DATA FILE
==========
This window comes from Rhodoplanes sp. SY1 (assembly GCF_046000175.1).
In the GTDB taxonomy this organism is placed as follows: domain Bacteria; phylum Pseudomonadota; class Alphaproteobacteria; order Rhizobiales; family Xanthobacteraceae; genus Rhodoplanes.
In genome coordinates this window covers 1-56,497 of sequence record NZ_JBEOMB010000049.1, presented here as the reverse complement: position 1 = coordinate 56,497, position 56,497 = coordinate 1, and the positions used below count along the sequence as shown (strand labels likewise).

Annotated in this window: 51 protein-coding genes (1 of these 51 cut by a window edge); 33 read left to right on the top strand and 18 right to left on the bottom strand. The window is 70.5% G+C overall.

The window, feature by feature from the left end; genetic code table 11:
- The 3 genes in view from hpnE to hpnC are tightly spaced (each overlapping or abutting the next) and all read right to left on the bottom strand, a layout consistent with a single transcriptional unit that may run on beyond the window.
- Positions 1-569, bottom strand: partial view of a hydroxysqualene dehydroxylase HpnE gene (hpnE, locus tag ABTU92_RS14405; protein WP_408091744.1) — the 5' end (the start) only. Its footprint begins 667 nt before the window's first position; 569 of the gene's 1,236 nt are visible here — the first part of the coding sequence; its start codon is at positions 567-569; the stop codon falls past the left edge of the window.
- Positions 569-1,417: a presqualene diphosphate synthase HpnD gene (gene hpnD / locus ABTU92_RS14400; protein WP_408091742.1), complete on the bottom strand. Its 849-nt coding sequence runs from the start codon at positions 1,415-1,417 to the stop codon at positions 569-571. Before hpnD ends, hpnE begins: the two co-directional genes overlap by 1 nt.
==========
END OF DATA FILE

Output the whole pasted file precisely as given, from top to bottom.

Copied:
This window comes from Rhodoplanes sp. SY1 (assembly GCF_046000175.1).
In the GTDB taxonomy this organism is placed as follows: domain Bacteria; phylum Pseudomonadota; class Alphaproteobacteria; order Rhizobiales; family Xanthobacteraceae; genus Rhodoplanes.
In genome coordinates this window covers 1-56,497 of sequence record NZ_JBEOMB010000049.1, presented here as the reverse complement: position 1 = coordinate 56,497, position 56,497 = coordinate 1, and the positions used below count along the sequence as shown (strand labels likewise).

Annotated in this window: 51 protein-coding genes (1 of these 51 cut by a window edge); 33 read left to right on the top strand and 18 right to left on the bottom strand. The window is 70.5% G+C overall.

The window, feature by feature from the left end; genetic code table 11:
- The 3 genes in view from hpnE to hpnC are tightly spaced (each overlapping or abutting the next) and all read right to left on the bottom strand, a layout consistent with a single transcriptional unit that may run on beyond the window.
- Positions 1-569, bottom strand: partial view of a hydroxysqualene dehydroxylase HpnE gene (hpnE, locus tag ABTU92_RS14405; protein WP_408091744.1) — the 5' end (the start) only. Its footprint begins 667 nt before the window's first position; 569 of the gene's 1,236 nt are visible here — the first part of the coding sequence; its start codon is at positions 567-569; the stop codon falls past the left edge of the window.
- Positions 569-1,417: a presqualene diphosphate synthase HpnD gene (gene hpnD / locus ABTU92_RS14400; protein WP_408091742.1), complete on the bottom strand. Its 849-nt coding sequence runs from the start codon at positions 1,415-1,417 to the stop codon at positions 569-571. Before hpnD ends, hpnE begins: the two co-directional genes overlap by 1 nt.